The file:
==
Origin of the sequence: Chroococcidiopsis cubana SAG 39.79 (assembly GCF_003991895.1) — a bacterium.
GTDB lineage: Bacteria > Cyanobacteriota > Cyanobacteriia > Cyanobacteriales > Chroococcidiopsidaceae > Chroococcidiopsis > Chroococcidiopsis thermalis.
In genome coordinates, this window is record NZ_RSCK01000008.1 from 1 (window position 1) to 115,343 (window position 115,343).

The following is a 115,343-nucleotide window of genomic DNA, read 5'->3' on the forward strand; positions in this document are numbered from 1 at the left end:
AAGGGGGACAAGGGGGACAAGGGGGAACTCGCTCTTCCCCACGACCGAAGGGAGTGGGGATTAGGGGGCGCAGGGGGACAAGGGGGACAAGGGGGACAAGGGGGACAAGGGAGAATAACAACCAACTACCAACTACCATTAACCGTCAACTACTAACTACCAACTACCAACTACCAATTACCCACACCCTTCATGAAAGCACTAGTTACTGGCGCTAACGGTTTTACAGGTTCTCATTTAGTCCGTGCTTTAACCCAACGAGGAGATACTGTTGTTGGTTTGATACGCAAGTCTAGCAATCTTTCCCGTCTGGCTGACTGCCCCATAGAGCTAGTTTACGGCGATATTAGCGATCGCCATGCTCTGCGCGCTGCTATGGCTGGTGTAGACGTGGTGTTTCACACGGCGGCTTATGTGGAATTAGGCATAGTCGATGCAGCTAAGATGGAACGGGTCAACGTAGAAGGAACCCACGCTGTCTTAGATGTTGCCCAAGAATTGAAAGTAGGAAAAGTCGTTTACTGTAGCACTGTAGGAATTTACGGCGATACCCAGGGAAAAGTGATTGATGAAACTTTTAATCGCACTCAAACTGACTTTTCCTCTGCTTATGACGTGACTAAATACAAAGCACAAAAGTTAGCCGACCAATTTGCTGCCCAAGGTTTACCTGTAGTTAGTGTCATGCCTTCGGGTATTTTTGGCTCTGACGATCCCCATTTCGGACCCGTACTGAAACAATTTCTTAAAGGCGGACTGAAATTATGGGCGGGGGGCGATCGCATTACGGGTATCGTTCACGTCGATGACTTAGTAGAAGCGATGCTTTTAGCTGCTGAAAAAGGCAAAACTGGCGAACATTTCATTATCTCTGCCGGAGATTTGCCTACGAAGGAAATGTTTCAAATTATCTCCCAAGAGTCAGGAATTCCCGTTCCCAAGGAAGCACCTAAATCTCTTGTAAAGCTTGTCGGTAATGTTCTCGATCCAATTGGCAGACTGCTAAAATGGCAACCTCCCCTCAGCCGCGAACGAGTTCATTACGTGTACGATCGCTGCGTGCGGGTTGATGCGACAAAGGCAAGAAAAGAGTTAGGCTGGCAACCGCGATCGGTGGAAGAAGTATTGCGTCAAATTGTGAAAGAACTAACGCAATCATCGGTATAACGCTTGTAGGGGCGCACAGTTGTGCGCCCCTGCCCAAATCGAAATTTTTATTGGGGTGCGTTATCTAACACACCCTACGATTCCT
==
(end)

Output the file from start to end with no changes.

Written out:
Origin of the sequence: Chroococcidiopsis cubana SAG 39.79 (assembly GCF_003991895.1) — a bacterium.
GTDB lineage: Bacteria > Cyanobacteriota > Cyanobacteriia > Cyanobacteriales > Chroococcidiopsidaceae > Chroococcidiopsis > Chroococcidiopsis thermalis.
In genome coordinates, this window is record NZ_RSCK01000008.1 from 1 (window position 1) to 115,343 (window position 115,343).

The following is a 115,343-nucleotide window of genomic DNA, read 5'->3' on the forward strand; positions in this document are numbered from 1 at the left end:
AAGGGGGACAAGGGGGACAAGGGGGAACTCGCTCTTCCCCACGACCGAAGGGAGTGGGGATTAGGGGGCGCAGGGGGACAAGGGGGACAAGGGGGACAAGGGGGACAAGGGAGAATAACAACCAACTACCAACTACCATTAACCGTCAACTACTAACTACCAACTACCAACTACCAATTACCCACACCCTTCATGAAAGCACTAGTTACTGGCGCTAACGGTTTTACAGGTTCTCATTTAGTCCGTGCTTTAACCCAACGAGGAGATACTGTTGTTGGTTTGATACGCAAGTCTAGCAATCTTTCCCGTCTGGCTGACTGCCCCATAGAGCTAGTTTACGGCGATATTAGCGATCGCCATGCTCTGCGCGCTGCTATGGCTGGTGTAGACGTGGTGTTTCACACGGCGGCTTATGTGGAATTAGGCATAGTCGATGCAGCTAAGATGGAACGGGTCAACGTAGAAGGAACCCACGCTGTCTTAGATGTTGCCCAAGAATTGAAAGTAGGAAAAGTCGTTTACTGTAGCACTGTAGGAATTTACGGCGATACCCAGGGAAAAGTGATTGATGAAACTTTTAATCGCACTCAAACTGACTTTTCCTCTGCTTATGACGTGACTAAATACAAAGCACAAAAGTTAGCCGACCAATTTGCTGCCCAAGGTTTACCTGTAGTTAGTGTCATGCCTTCGGGTATTTTTGGCTCTGACGATCCCCATTTCGGACCCGTACTGAAACAATTTCTTAAAGGCGGACTGAAATTATGGGCGGGGGGCGATCGCATTACGGGTATCGTTCACGTCGATGACTTAGTAGAAGCGATGCTTTTAGCTGCTGAAAAAGGCAAAACTGGCGAACATTTCATTATCTCTGCCGGAGATTTGCCTACGAAGGAAATGTTTCAAATTATCTCCCAAGAGTCAGGAATTCCCGTTCCCAAGGAAGCACCTAAATCTCTTGTAAAGCTTGTCGGTAATGTTCTCGATCCAATTGGCAGACTGCTAAAATGGCAACCTCCCCTCAGCCGCGAACGAGTTCATTACGTGTACGATCGCTGCGTGCGGGTTGATGCGACAAAGGCAAGAAAAGAGTTAGGCTGGCAACCGCGATCGGTGGAAGAAGTATTGCGTCAAATTGTGAAAGAACTAACGCAATCATCGGTATAACGCTTGTAGGGGCGCACAGTTGTGCGCCCCTGCCCAAATCGAAATTTTTATTGGGGTGCGTTATCTAACACACCCTACGATTCCT